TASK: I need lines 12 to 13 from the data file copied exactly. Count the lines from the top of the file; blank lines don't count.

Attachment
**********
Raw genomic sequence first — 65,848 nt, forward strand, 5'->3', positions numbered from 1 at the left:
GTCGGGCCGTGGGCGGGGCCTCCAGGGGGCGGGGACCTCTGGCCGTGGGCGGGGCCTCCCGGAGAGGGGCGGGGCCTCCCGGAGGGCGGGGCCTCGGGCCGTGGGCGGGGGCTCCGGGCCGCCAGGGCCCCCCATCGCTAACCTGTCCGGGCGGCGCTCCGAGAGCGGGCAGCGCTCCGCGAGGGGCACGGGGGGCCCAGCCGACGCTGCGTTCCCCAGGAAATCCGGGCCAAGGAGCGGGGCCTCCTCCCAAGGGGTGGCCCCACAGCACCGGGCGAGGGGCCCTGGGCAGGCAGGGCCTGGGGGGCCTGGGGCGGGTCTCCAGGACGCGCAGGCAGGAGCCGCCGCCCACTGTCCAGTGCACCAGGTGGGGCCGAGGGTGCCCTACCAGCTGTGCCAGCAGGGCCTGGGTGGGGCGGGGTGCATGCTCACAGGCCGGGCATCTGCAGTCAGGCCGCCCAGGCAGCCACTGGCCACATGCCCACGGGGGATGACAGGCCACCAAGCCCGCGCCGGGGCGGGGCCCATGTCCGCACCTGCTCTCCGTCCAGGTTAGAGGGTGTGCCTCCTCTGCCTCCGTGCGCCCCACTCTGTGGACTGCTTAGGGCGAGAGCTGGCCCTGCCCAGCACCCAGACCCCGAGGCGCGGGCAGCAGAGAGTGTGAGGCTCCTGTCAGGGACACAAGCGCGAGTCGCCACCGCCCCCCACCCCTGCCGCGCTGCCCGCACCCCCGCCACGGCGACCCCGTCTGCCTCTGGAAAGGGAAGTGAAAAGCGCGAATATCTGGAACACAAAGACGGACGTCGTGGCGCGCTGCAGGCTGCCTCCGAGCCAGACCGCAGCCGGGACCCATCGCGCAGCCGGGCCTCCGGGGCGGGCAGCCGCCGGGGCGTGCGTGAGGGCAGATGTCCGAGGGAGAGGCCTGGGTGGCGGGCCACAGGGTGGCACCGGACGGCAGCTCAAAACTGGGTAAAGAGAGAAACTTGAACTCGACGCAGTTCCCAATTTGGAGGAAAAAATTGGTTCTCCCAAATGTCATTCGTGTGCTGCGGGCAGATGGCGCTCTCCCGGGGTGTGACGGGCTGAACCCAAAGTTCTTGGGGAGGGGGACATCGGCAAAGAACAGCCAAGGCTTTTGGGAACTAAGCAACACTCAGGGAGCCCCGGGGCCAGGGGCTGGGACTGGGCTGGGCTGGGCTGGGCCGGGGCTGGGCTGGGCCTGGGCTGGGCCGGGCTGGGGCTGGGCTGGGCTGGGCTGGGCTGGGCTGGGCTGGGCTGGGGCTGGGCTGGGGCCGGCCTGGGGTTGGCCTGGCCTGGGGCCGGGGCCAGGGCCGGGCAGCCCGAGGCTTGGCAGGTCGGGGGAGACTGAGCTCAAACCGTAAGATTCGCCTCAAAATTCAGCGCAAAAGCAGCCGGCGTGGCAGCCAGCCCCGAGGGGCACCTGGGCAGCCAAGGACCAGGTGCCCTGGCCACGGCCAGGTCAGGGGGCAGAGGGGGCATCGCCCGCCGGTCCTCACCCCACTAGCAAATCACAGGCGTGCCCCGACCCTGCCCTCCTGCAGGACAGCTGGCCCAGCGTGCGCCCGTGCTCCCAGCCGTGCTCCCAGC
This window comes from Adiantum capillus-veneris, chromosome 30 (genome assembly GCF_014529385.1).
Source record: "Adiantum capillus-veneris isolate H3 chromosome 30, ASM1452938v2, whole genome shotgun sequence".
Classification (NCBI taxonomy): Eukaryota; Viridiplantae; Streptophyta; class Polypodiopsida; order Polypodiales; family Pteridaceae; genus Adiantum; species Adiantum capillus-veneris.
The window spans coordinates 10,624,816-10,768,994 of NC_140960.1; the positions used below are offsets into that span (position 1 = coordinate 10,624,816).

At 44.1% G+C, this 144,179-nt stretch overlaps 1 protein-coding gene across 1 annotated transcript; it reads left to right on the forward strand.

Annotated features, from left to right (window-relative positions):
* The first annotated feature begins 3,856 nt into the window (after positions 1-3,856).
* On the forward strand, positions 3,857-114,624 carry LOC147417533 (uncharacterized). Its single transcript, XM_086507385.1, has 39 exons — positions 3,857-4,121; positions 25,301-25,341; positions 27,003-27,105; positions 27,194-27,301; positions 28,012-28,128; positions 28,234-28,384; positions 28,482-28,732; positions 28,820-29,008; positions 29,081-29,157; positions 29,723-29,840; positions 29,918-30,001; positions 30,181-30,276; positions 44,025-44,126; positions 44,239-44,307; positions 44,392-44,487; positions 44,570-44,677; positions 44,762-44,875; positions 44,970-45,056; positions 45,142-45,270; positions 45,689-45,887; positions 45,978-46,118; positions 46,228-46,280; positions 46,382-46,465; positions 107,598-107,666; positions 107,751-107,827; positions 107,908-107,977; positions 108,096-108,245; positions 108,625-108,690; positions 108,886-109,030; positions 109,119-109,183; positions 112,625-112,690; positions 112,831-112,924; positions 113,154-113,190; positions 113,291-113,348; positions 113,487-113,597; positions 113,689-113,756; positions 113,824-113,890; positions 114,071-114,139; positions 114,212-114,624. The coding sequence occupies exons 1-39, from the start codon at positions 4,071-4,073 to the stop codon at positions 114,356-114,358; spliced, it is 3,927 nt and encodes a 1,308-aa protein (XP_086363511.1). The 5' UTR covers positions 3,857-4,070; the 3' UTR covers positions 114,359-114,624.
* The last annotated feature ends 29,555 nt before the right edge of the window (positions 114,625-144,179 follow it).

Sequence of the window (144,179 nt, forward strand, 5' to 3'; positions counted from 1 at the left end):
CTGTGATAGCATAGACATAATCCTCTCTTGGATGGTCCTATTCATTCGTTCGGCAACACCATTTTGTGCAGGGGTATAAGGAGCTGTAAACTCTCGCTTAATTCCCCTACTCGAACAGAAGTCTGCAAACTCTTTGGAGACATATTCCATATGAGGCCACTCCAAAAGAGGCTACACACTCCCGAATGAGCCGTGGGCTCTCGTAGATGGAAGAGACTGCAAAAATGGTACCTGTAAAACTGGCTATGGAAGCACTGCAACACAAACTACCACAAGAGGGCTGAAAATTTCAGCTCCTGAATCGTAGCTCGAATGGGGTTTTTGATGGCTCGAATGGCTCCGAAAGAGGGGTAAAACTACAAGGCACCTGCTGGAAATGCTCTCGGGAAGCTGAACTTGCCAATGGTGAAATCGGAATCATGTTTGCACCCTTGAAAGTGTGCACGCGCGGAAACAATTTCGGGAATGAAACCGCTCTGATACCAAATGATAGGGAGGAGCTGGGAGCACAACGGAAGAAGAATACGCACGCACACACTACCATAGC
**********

Sequence of the window (144,179 nt, forward strand, 5' to 3'; positions counted from 1 at the left end):
CTGTGATAGCATAGACATAATCCTCTCTTGGATGGTCCTATTCATTCGTTCGGCAACACCATTTTGTGCAGGGGTATAAGGAGCTGTAAACTCTCGCTTAATTCCCCTACTCGAACAGAAGTCTGCAAACTCTTTGGAGACATATTCCATATGAGGCCACTCCAAAAGAGGCTACACACTCCCGAATGAGCCGTGGGCTCTCGTAGATGGAAGAGACTGCAAAAATGGTACCTGTAAAACTGGCTATGGAAGCACTGCAACACAAACTACCACAAGAGGGCTGAAAATTTCAGCTCCTGAATCGTAGCTCGAATGGGGTTTTTGATGGCTCGAATGGCTCCGAAAGAGGGGTAAAACTACAAGGCACCTGCTGGAAATGCTCTCGGGAAGCTGAACTTGCCAATGGTGAAATCGGAATCATGTTTGCACCCTTGAAAGTGTGCACGCGCGGAAACAATTTCGGGAATGAAACCGCTCTGATACCAAATGATAGGGAGGAGCTGGGAGCACAACGGAAGAAGAATACGCACGCACACACTACCATAGC